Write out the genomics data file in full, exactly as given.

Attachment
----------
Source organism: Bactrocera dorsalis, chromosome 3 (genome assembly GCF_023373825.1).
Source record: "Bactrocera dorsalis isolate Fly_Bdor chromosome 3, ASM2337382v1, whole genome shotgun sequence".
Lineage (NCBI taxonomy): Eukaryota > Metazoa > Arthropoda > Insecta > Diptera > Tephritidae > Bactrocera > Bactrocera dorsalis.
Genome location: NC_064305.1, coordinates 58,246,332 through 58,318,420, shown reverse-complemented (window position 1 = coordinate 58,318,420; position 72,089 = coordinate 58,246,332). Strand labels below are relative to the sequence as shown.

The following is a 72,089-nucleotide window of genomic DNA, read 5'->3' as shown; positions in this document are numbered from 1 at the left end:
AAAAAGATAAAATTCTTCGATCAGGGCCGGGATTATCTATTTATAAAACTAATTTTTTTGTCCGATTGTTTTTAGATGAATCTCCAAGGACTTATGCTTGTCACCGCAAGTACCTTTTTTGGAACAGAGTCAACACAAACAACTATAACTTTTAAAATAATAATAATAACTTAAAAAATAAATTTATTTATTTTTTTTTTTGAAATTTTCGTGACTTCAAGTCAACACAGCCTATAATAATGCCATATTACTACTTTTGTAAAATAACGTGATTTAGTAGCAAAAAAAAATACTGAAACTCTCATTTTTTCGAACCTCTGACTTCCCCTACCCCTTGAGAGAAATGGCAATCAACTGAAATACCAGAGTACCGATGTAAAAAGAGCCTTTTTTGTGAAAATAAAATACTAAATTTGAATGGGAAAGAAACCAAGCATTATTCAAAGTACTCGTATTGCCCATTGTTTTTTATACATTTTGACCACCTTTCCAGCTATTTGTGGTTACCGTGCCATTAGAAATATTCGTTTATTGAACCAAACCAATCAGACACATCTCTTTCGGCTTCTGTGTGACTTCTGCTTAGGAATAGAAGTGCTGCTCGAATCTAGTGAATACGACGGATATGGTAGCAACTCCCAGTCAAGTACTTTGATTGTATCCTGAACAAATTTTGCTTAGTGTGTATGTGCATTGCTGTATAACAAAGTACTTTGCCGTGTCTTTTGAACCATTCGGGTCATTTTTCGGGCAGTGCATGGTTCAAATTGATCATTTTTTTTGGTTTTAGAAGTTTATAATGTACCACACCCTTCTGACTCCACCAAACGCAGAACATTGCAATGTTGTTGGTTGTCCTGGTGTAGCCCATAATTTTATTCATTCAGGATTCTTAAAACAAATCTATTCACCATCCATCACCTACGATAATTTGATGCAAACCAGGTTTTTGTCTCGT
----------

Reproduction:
Source organism: Bactrocera dorsalis, chromosome 3 (genome assembly GCF_023373825.1).
Source record: "Bactrocera dorsalis isolate Fly_Bdor chromosome 3, ASM2337382v1, whole genome shotgun sequence".
Lineage (NCBI taxonomy): Eukaryota > Metazoa > Arthropoda > Insecta > Diptera > Tephritidae > Bactrocera > Bactrocera dorsalis.
Genome location: NC_064305.1, coordinates 58,246,332 through 58,318,420, shown reverse-complemented (window position 1 = coordinate 58,318,420; position 72,089 = coordinate 58,246,332). Strand labels below are relative to the sequence as shown.

The following is a 72,089-nucleotide window of genomic DNA, read 5'->3' as shown; positions in this document are numbered from 1 at the left end:
AAAAAGATAAAATTCTTCGATCAGGGCCGGGATTATCTATTTATAAAACTAATTTTTTTGTCCGATTGTTTTTAGATGAATCTCCAAGGACTTATGCTTGTCACCGCAAGTACCTTTTTTGGAACAGAGTCAACACAAACAACTATAACTTTTAAAATAATAATAATAACTTAAAAAATAAATTTATTTATTTTTTTTTTTGAAATTTTCGTGACTTCAAGTCAACACAGCCTATAATAATGCCATATTACTACTTTTGTAAAATAACGTGATTTAGTAGCAAAAAAAAATACTGAAACTCTCATTTTTTCGAACCTCTGACTTCCCCTACCCCTTGAGAGAAATGGCAATCAACTGAAATACCAGAGTACCGATGTAAAAAGAGCCTTTTTTGTGAAAATAAAATACTAAATTTGAATGGGAAAGAAACCAAGCATTATTCAAAGTACTCGTATTGCCCATTGTTTTTTATACATTTTGACCACCTTTCCAGCTATTTGTGGTTACCGTGCCATTAGAAATATTCGTTTATTGAACCAAACCAATCAGACACATCTCTTTCGGCTTCTGTGTGACTTCTGCTTAGGAATAGAAGTGCTGCTCGAATCTAGTGAATACGACGGATATGGTAGCAACTCCCAGTCAAGTACTTTGATTGTATCCTGAACAAATTTTGCTTAGTGTGTATGTGCATTGCTGTATAACAAAGTACTTTGCCGTGTCTTTTGAACCATTCGGGTCATTTTTCGGGCAGTGCATGGTTCAAATTGATCATTTTTTTTGGTTTTAGAAGTTTATAATGTACCACACCCTTCTGACTCCACCAAACGCAGAACATTGCAATGTTGTTGGTTGTCCTGGTGTAGCCCATAATTTTATTCATTCAGGATTCTTAAAACAAATCTATTCACCATCCATCACCTACGATAATTTGATGCAAACCAGGTTTTTGTCTCGT